NORTH BENNINGTON -- The village of North Bennington hosted its ninth annual "Living History Day" on Sunday, and paid homage to the one of village's most influential and generous families.
From Hiland Hall, born in 1795, to today, the Hall-Park-McCullough-Scott family has produced two governors of Vermont, one attorney general of California, and two presidents of the Panama Railway. However, on Sunday, the family was honored not just for these significant accomplishments, but for their almost countless contributions to the village of North Bennington.
Bill Scully, a member of the North Bennington board of trustees and one of the organizers of the event, spoke about how Living History Day had first started. "We really started to want to get to know and say thank you to all these people who made North Bennington what it is," he said. Recent honorees on Living History Day have included Bob Matteson, David Monks, and Rachel Schumacher.
Local architect Timothy Smith, who was also among the event's principle organizers, said that many of the past honorees have continued to play a major role in the village. "All of these people continue to contribute to this event and the community," he said.
Smith mentioned that this year, the event's committee had decided it was time to honor the "legacy of generosity" of the Hall-Park-McCullough-Scott family over the years.
"There are other descendents who we did not mention," said Smith, "primarily due to lack of time to research."
The committee invited a number of guest speakers to speak about the family's legacy and contributions, beginning with historian Tyler Resch, who outlined the history of the family, beginning with Hiland Hall, who was one of the primary proponents of building a monument to the Battle of Bennington, and who served as the governor of Vermont from 1858-1860. His son-in-law, lawyer and businessman Trenor Park, in Resch's words, "Made seven fortunes and lost six," but secured the family's financial stability for several generations when he sold his share of the Panama Railroad for $7 million in 1881. In today's dollars, that would equal over $166 million.
Marylou Chicote, administrator of the Bennington Battle Monument, spoke about Hall and his role in making the Bennington Battle Monument a reality. While Hall didn't live to see the monument completed, Chicote said of Hall, "Without Hiland Hall, there might be a battle monument, but none of us would know where it was." After reading a letter from Hall regarding the monument, she said, "I really thank him, without him, I might not have a job today!" which drew a laugh from the audience.
A seemingly endless stream of speakers took the podium, speaking of how the family had played a major role in the founding of their various organizations. Melissa Jackson of the Vermont Veteran's Home, spoke about the history of the home, which had been founded by Trenor Park in 1882 as the Vermont Home for Destitute Women, before becoming the Vermont Soldiers Home in 1886. Barth VanderEls told the story of the Bennington Free Library, which was founded by Park and Seth Hunt in 1865. Christine Graham spoke about the Bank of North Bennington, which was also founded by Park. As each person spoke, the true impact of the family on the history of North Bennington was made more and more clear. Various members of the Hall, Park, McCullough, and Scott families played key roles in the creation of the Sage City Symphony, Mayfest, the North Bennington railroad depot, Bennington College, John G. McCullough Free Library, the North Bennington water system, the Bennington Museum, the stage at Mount Anthony Union high school, the Fund for North Bennington, and, of course, the Park-McCullough House Museum.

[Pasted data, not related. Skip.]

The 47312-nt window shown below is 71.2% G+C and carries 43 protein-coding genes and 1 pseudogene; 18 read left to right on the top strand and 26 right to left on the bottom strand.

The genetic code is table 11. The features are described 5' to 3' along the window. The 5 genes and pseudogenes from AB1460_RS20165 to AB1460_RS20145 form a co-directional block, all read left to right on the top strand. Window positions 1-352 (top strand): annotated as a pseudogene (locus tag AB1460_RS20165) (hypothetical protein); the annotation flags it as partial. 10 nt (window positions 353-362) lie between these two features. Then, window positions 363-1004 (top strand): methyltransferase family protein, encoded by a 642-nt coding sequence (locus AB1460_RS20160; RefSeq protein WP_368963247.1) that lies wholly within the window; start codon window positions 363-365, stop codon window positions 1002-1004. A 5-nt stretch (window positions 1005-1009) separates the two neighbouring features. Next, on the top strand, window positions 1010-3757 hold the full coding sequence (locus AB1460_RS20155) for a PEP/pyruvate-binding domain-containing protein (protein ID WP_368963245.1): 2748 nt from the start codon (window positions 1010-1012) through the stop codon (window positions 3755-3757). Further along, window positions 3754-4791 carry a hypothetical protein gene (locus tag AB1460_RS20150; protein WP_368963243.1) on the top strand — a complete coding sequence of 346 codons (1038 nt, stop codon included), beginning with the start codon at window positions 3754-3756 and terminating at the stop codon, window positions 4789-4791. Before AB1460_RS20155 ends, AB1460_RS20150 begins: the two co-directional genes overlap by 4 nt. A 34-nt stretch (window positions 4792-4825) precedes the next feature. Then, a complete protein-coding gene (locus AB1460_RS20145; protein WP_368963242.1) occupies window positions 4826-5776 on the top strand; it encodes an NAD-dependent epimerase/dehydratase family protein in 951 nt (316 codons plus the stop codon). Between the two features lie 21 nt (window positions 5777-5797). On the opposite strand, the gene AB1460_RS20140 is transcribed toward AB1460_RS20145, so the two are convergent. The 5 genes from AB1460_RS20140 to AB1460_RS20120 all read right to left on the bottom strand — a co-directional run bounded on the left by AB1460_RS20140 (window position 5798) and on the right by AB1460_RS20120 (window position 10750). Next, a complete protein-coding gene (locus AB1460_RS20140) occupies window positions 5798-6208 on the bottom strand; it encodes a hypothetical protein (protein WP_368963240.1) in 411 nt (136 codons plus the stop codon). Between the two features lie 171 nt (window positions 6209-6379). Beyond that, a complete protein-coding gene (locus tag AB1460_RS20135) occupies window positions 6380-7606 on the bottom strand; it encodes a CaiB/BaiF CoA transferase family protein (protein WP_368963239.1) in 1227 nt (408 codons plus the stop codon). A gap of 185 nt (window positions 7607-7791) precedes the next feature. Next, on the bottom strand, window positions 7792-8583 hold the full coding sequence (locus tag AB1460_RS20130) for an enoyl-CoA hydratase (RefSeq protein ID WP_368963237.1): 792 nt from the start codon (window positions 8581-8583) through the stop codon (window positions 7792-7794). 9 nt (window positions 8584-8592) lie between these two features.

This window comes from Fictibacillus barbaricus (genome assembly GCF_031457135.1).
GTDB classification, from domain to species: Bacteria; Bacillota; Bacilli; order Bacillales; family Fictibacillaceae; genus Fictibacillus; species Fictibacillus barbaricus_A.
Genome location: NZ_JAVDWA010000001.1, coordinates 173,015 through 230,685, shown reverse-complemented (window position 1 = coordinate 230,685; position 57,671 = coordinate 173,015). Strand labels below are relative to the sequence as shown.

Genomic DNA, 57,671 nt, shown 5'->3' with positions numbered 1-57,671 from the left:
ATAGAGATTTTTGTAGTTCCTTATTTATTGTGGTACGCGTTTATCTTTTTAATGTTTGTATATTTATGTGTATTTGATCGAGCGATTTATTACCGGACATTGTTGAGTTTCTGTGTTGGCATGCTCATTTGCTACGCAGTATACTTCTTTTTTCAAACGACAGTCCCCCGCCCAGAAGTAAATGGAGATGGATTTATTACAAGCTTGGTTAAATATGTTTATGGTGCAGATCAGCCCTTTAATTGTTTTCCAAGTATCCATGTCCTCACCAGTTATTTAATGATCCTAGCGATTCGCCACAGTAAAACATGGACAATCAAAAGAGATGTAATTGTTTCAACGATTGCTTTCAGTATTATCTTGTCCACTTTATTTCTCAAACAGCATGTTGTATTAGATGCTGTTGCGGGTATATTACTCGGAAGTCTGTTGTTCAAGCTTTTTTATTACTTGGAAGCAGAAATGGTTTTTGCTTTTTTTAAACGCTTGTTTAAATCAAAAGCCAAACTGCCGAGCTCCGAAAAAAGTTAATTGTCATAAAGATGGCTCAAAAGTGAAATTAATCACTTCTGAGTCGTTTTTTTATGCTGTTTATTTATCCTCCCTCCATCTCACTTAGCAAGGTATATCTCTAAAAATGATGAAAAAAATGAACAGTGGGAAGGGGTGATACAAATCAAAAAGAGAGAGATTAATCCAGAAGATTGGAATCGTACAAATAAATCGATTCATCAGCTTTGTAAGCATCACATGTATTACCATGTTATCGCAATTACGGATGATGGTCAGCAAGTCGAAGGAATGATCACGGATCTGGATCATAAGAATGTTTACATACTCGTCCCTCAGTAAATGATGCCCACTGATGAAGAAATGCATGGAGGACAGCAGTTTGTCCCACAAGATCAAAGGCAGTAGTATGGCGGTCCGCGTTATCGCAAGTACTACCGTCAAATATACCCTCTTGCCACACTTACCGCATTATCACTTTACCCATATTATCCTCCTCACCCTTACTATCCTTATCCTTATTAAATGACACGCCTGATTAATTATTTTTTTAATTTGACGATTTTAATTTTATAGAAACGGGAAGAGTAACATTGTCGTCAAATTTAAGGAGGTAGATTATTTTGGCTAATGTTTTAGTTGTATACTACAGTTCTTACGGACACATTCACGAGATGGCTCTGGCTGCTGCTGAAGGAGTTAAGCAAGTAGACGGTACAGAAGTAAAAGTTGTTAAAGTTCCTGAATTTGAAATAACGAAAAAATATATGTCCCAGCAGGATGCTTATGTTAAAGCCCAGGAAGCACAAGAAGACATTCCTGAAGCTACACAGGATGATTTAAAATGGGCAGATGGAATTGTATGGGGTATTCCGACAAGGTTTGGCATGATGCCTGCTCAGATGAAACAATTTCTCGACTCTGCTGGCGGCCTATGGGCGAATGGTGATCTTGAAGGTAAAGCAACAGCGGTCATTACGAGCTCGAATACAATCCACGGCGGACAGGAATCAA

State representative Brian Campion spoke about the politican careers of Hiland Hall and John G. McCullough I, who said that while doing research on the careers of the two governors, that he was, "once again reminded how incredibly historic our little corner of the state is, and how it has impacted the history of the United States."
Allen McCullough himself spoke toward the end of the program, which featured free hot dogs, popcorn, and other refreshments for all those in attendence. "The thing that I'm proudest of," he said, "when I look back on the journey my sisters and I took, is that [the Park-McCullough House] is public and being used. Thank you to the Living History committee for setting this up, I came here hoping to learn a lot, and I have learned, especially what happened to the family's money, which is something I've always wondered about." This last comment drew another laugh from the crowd.
The final speaker of the day was North Bennington board of trustees member David Monks, one of last year's honorees, who said, "I'm just as overwhelmed as the rest when I look at all the wonderful things this family has accomplished." He went on the declare, by resolution of the board of trustees, that August 24, 2014 will be remembered as North Bennington's "Legacy of Generosity Day." He officially dedicated the new Lincoln Square fountain, which was set on Saturday but is not yet ready to be turned on, to the Park-McCullough-Hall-Scott family, in thanks for their years of contributions to the village. The newly restored fountain, which originally sat on the property of the Park-McCullough House, is expected to be operational some time next month.
Derek Carson can be reached for comment at email@example.com. Follow him on Twitter @DerekCarsonBB